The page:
Microsoft Lumia 650 could get here a little later than rumored, still in February

Delays, delays, delays: whether you’re trying to catch a flight anywhere in the Northeast US, or you’re an upstart smartphone manufacturer trying to bring your fans as many hardware options as possible, it feels like everybody’s running into delays all of a sudden. Now we get word that the latest victim could be Microsoft’s next Windows 10 Mobile handset, as a new report suggests that the Lumia 650 could end up shipping a couple weeks later than thought.

The last we heard, Microsoft was supposedly hoping to announce the Lumia 650 on February 1, and sales would follow very shortly thereafter. This new account, attributed to “sources close to the matter,” claims that we’ll instead see the Lumia 650 debut closer to the middle of the month, though no specific date is available. Presumably, sales will still get started not too long after the announcement is made. While we don’t have the specifics, the delay is reportedly due to Microsoft dealing with some last-minute hardware or software issues that arose unexpectedly.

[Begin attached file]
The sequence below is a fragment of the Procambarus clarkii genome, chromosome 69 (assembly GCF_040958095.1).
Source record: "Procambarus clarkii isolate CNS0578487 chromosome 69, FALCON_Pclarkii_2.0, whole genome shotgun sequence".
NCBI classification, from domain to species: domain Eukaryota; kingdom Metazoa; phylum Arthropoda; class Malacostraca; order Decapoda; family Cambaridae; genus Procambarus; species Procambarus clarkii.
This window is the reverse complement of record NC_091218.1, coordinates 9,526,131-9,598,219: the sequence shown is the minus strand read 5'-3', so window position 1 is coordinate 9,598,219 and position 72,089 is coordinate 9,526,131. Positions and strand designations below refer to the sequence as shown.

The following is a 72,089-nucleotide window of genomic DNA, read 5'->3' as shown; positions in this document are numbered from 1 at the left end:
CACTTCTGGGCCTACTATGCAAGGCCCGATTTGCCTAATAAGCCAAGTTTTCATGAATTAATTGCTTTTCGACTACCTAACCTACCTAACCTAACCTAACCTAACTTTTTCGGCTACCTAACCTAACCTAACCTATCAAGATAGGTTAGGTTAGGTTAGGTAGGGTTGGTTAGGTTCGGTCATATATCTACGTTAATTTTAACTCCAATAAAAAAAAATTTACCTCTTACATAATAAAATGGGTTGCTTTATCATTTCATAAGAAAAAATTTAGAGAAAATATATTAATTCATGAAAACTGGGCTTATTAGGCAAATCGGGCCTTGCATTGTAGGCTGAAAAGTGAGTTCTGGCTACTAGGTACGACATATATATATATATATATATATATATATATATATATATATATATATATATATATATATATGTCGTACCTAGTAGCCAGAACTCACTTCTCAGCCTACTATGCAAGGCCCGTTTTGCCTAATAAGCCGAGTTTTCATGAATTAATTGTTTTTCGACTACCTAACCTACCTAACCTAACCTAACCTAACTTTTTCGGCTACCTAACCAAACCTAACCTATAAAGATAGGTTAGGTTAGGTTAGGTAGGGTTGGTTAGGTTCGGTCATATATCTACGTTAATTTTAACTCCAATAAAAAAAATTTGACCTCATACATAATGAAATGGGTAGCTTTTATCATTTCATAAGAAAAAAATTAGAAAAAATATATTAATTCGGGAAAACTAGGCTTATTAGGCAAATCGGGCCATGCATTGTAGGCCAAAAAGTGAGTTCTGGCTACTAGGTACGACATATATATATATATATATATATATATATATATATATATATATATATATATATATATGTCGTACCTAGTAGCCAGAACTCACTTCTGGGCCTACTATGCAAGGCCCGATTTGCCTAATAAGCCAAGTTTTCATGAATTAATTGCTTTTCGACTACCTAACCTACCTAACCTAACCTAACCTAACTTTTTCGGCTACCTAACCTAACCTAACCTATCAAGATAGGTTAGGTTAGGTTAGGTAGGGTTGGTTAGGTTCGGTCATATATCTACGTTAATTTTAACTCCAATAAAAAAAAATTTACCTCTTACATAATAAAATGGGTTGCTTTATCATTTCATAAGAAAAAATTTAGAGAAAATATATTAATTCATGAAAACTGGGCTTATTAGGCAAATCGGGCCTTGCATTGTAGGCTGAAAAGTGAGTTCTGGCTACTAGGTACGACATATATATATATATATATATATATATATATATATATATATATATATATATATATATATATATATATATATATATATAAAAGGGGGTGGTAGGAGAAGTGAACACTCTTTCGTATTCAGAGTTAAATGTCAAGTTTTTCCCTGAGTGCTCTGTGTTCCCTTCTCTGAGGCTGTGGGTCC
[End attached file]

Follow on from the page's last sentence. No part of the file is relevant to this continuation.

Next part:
We also get a couple updates on other aspects of the Lumia 650’s arrival, including the use of laser-cutting to give the phone’s metal edge an extra-premium feel, with a transition form matte to shiny surfaces. There’s also some news about rumors of the 650 being the “last” Lumia, and while there may not be any evidence for other Lumia-branded phones in Microsoft’s pipeline, we’ve definitely got more Windows smartphones on the way.

Source: Windows Central

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About The Author
Stephen Schenck
Stephen has been writing about electronics since 2008, which only serves to frustrate him that he waited so long to combine his love of gadgets and his degree in writing. In his spare time, he collects console and arcade game hardware, is a motorcycle enthusiast, and enjoys trapping blue crabs. Stephen's first mobile device was a 624 MHz Dell Axim X30, which he's convinced is still a viable platform. Stephen longs for a market where phones are sold independently of service, and bandwidth is cheap and plentiful; he's not holding his breath. In the meantime, he devours smartphone news and tries to sort out the juicy bits Read more about Stephen Schenck!